git clone ''

(ql:quickload :cl-secure-read)


Secure the lisp reader in spirit of Let Over Lambda. See section “Reader Security” on to get the initial idea.


CL-USER> (ql:quickload 'cl-secure-read)
CL-USER> (in-package cl-secure-read)
;; Define a function DEFAULT-RFS, which is a restricted version of READ-FROM-STRING
CL-SECURE-READ> (define-secure-read-from-string default-rfs :fail-value "caboom!")
CL-SECURE-READ> (default-rfs "123") ; this will read in number 123, as expected ...
;; ... and this will hopefully just return "caboom!",
;; not executing the removal shell-command.
CL-SECURE-READ> (default-rfs "#.(shell-eval \"rm -rf ./\"")

Now exports 4 macro:

Here are some notable parameters to macro, which control the behavior of resulting restricted reader:

Here is a full-fledged example, using most of the described features

;; use readtable :clesh, allow comments, special clesh bang-syntax, allow read-eval,
;; do not force standard-io-syntax, in case of failure return string "caboom!"
(let ((safe-read-from-string-whitelist '(#\; #\! (#\# #\.) :allow-read-eval :keep-io-syntax)))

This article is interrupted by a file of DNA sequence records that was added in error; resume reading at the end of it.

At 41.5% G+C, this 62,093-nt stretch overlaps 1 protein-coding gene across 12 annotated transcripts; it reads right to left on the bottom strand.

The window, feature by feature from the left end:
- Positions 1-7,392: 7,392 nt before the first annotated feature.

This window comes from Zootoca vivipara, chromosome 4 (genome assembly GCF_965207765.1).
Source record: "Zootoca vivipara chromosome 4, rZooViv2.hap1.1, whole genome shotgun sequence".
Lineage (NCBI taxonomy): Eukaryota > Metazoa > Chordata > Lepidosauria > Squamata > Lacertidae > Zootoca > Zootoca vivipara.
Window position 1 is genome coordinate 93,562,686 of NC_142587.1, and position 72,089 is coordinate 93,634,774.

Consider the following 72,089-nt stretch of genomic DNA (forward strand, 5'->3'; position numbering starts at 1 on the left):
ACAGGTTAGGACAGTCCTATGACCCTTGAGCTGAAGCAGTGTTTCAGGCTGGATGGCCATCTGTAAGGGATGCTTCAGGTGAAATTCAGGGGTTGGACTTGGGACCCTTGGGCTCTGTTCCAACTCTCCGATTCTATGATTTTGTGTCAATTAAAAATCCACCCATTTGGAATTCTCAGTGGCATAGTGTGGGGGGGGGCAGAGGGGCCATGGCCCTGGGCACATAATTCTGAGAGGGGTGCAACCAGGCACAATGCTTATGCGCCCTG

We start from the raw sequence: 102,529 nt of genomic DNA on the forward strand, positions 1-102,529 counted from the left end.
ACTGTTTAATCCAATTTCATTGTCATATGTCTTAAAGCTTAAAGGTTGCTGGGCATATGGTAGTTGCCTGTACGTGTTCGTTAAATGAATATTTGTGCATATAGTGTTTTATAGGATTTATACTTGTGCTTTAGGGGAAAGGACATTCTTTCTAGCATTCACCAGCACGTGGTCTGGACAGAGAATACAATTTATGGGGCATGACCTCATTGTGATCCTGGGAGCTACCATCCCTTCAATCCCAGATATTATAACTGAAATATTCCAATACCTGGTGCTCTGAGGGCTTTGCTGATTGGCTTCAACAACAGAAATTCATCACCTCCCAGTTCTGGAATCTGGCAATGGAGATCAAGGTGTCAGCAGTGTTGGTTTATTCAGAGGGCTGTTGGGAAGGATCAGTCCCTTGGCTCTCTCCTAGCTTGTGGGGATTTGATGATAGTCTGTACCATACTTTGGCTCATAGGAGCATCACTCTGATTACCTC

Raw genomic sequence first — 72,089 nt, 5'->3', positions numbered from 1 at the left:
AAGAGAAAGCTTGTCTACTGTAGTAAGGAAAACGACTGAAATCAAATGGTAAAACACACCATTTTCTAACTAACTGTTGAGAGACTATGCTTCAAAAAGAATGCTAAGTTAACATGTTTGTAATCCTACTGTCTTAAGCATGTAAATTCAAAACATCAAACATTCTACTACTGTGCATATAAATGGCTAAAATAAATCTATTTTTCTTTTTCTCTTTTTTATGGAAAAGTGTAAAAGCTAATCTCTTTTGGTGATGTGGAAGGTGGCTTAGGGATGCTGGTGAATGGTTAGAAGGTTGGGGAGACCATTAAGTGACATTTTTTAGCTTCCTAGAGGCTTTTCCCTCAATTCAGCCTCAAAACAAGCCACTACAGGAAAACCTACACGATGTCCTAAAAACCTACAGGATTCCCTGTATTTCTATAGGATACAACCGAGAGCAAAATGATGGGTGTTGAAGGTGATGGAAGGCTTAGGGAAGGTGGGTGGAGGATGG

(define-secure-read-from-string not-so-strict-read-from-string :readtable :clesh :fail-value "caboom!"))

(not-so-strict-read-from-string "asdf") ; this will read-in symbol ASDF
(not-so-strict-read-from-string "#(1 2 3)") ; and this will return "caboom!"
;; since we've requested not to force io-syntax, we may control read-eval dynamically.
;; Here returns "caboom!", even though *READ-EVAL* was enabled in the definition
(let (*read-eval*)
  (not-so-strict-read-from-string "#.(1 2 3)"))

Syntax of black/white-lists

Black/white list may contain:

If BLACKLIST is NIL, all the macro-characters and dispatching macro-characters of the readtable are disabled, unless they are explicitly enabled in the WHITELIST. To actually enable all the macrocharacters in the readtable, use something like lisp :BLACKLIST (:t)